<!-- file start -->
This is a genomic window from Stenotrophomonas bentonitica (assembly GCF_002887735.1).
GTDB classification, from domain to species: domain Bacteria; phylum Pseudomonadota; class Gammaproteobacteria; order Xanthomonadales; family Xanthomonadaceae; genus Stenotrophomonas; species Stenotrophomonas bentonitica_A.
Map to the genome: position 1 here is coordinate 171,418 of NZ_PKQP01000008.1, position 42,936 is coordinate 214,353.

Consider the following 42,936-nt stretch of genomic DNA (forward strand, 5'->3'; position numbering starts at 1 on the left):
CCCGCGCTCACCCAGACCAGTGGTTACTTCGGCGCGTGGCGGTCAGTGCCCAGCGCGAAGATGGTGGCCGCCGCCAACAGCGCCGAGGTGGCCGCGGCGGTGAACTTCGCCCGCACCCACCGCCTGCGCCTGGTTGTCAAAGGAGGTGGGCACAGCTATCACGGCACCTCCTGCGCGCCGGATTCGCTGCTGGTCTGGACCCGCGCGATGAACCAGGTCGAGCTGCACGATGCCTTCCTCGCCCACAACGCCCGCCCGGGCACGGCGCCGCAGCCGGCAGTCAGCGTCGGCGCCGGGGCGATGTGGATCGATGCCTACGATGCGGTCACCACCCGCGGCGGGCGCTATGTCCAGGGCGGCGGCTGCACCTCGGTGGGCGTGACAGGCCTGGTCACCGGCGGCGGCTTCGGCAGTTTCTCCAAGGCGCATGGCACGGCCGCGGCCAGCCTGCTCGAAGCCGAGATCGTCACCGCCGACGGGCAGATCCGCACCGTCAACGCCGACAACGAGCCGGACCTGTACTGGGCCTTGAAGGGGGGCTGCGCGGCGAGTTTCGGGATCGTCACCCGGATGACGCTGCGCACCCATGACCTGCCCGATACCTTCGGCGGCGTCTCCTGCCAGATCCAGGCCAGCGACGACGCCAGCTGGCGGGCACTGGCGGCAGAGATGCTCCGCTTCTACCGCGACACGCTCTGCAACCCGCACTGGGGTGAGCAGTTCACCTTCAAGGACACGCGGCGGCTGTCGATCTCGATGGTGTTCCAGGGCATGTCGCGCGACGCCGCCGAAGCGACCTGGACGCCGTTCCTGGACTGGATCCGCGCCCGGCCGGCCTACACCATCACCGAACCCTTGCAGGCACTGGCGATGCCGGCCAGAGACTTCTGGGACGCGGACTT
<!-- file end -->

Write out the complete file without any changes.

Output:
This is a genomic window from Stenotrophomonas bentonitica (assembly GCF_002887735.1).
GTDB classification, from domain to species: domain Bacteria; phylum Pseudomonadota; class Gammaproteobacteria; order Xanthomonadales; family Xanthomonadaceae; genus Stenotrophomonas; species Stenotrophomonas bentonitica_A.
Map to the genome: position 1 here is coordinate 171,418 of NZ_PKQP01000008.1, position 42,936 is coordinate 214,353.

Consider the following 42,936-nt stretch of genomic DNA (forward strand, 5'->3'; position numbering starts at 1 on the left):
CCCGCGCTCACCCAGACCAGTGGTTACTTCGGCGCGTGGCGGTCAGTGCCCAGCGCGAAGATGGTGGCCGCCGCCAACAGCGCCGAGGTGGCCGCGGCGGTGAACTTCGCCCGCACCCACCGCCTGCGCCTGGTTGTCAAAGGAGGTGGGCACAGCTATCACGGCACCTCCTGCGCGCCGGATTCGCTGCTGGTCTGGACCCGCGCGATGAACCAGGTCGAGCTGCACGATGCCTTCCTCGCCCACAACGCCCGCCCGGGCACGGCGCCGCAGCCGGCAGTCAGCGTCGGCGCCGGGGCGATGTGGATCGATGCCTACGATGCGGTCACCACCCGCGGCGGGCGCTATGTCCAGGGCGGCGGCTGCACCTCGGTGGGCGTGACAGGCCTGGTCACCGGCGGCGGCTTCGGCAGTTTCTCCAAGGCGCATGGCACGGCCGCGGCCAGCCTGCTCGAAGCCGAGATCGTCACCGCCGACGGGCAGATCCGCACCGTCAACGCCGACAACGAGCCGGACCTGTACTGGGCCTTGAAGGGGGGCTGCGCGGCGAGTTTCGGGATCGTCACCCGGATGACGCTGCGCACCCATGACCTGCCCGATACCTTCGGCGGCGTCTCCTGCCAGATCCAGGCCAGCGACGACGCCAGCTGGCGGGCACTGGCGGCAGAGATGCTCCGCTTCTACCGCGACACGCTCTGCAACCCGCACTGGGGTGAGCAGTTCACCTTCAAGGACACGCGGCGGCTGTCGATCTCGATGGTGTTCCAGGGCATGTCGCGCGACGCCGCCGAAGCGACCTGGACGCCGTTCCTGGACTGGATCCGCGCCCGGCCGGCCTACACCATCACCGAACCCTTGCAGGCACTGGCGATGCCGGCCAGAGACTTCTGGGACGCGGACTT